Local Optimisation

In a balanced ecosystem, every variable is at its optimum. Attempts to maximise any of these variables will lead to an unbalanced system, even to the point of irreversible damage or self-destruction. However, it could be argued that this kind of suboptimisation is exactly what has occurred in the agro-ecosystem and, at this point, it is necessary to distinguish between suboptimisation and local optimisation.

Local optimisation means that a variable is changed to suit new circumstances resulting from the fact that the system itself has been changed. An obvious example is the yield and quality of a domesticated crop species, compared with its wild progenitors. The domesticated species is a component of an agro-ecosystem, not a wild ecosystem. The chief requirement of a wild ecosystem is survival in the face of ecological and evolutionary competition. In the agro-ecosystem, this competition has been largely eliminated. The survival of the cultivar depends on entirely new criteria, such as its yield and the quality of its product. The increase in these properties is local optimisation. This increase would be suboptimisation in a wild ecosystem, but the agro-ecosystem is a different system, with different requirements.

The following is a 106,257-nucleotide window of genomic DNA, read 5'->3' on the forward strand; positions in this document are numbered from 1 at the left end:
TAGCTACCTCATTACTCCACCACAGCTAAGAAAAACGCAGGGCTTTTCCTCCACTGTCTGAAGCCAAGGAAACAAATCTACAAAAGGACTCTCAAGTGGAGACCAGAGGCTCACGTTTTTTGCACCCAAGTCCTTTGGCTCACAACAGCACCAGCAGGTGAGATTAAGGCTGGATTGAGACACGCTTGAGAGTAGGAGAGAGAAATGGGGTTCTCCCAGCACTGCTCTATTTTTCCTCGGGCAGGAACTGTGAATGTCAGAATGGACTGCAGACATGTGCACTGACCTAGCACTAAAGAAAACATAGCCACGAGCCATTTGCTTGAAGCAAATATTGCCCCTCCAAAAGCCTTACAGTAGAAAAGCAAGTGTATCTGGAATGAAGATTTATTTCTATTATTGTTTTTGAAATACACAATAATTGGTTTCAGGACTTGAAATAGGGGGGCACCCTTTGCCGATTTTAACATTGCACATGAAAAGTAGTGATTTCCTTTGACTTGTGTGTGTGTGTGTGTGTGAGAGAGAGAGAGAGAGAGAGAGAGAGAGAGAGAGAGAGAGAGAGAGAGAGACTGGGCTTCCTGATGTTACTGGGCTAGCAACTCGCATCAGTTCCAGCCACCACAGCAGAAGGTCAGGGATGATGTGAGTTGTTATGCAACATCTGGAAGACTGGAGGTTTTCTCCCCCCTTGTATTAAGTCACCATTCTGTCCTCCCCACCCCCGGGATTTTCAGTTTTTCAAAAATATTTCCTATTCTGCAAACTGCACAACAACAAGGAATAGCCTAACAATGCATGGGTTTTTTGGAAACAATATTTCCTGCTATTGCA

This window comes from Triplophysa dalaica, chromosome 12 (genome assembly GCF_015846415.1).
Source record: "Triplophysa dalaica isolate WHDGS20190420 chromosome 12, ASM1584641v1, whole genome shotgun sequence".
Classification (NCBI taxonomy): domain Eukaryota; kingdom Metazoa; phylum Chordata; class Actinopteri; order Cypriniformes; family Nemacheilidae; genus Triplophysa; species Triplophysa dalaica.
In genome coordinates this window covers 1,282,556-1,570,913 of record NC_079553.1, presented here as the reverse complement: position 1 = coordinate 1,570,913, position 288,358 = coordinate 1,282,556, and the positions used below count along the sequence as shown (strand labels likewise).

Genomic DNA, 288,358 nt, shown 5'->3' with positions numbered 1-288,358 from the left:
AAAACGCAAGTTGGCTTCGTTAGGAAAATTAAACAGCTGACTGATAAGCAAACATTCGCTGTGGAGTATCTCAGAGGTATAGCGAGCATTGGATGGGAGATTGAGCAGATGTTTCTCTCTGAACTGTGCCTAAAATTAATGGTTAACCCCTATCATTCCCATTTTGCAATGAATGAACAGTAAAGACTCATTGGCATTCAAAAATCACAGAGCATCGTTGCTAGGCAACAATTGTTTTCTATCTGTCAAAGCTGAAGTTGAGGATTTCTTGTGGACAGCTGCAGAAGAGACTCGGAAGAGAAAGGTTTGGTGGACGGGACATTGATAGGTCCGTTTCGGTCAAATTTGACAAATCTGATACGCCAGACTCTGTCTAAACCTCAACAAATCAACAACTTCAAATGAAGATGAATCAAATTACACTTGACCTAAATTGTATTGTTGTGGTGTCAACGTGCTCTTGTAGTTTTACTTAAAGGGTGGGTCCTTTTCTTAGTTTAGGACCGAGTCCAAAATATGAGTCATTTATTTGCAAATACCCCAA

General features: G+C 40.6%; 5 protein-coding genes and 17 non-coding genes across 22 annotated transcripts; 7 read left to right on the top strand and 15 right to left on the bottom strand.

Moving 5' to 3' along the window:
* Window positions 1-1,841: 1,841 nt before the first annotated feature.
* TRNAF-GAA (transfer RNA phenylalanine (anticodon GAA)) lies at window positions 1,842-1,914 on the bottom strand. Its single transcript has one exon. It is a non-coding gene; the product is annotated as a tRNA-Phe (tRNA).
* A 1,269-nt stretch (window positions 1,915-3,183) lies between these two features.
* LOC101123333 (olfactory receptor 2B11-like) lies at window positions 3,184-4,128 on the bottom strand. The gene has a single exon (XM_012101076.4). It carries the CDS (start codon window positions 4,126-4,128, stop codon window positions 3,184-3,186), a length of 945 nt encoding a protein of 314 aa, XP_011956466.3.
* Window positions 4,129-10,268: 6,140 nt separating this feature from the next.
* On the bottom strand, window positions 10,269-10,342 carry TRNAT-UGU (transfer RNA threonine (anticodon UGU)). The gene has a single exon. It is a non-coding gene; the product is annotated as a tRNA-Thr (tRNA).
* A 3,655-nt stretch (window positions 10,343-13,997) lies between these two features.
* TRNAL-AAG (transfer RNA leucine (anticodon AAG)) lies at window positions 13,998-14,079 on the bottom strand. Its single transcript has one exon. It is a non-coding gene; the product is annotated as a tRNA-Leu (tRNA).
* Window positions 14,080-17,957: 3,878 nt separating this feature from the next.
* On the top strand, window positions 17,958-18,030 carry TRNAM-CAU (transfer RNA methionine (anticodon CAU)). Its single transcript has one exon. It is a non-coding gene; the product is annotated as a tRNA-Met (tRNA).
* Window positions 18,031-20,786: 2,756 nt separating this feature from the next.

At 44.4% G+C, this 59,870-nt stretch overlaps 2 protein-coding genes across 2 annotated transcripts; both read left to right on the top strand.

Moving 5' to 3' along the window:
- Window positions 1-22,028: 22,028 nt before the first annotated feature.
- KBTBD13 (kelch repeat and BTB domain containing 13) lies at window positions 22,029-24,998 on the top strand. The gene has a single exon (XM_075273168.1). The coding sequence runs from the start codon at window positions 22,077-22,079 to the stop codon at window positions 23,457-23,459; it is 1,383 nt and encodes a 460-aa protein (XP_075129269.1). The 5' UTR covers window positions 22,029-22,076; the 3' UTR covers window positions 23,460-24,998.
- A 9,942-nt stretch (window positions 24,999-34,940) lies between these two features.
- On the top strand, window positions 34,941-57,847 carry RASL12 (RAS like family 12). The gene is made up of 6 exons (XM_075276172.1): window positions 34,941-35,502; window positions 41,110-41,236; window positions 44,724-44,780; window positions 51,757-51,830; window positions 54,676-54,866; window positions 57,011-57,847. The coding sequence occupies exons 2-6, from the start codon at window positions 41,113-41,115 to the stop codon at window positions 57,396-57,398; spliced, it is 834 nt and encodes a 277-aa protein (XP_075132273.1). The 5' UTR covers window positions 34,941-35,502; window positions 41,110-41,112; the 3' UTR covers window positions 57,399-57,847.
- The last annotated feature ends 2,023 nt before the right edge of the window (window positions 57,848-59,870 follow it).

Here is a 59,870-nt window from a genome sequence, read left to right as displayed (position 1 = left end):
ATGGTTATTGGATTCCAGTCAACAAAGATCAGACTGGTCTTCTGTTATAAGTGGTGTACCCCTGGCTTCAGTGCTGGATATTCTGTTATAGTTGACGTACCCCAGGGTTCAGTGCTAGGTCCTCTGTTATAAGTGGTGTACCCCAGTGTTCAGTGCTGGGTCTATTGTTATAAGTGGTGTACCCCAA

If all people disappeared, and all agriculture stopped, the agricultural lands of our planet would quickly revert to being wild ecosystems, and our domesticated species would soon disappear. Typically, the most highly domesticated lines would disappear first, and the least domesticated lines would survive the longest.

In a later section of this book (see 11.10), the domestication of horizontal resistance to crop parasites is discussed. This quantitative resistance occurs in every plant and against every parasite of that plant. Its natural optimum is sufficient to ensure that the parasites of a wild host plant do not impair its competitive ability. However, this kind of resistance is at a low level in most modern cultivars. Indeed, it is often at a level considerably lower than that of the optimum in wild plants. We should now domesticate it to a considerably higher level than the optimum of wild plants, if we want to reduce the use of crop protection chemicals to the minimum. This domestication of horizontal resistance would constitute local optimisation.

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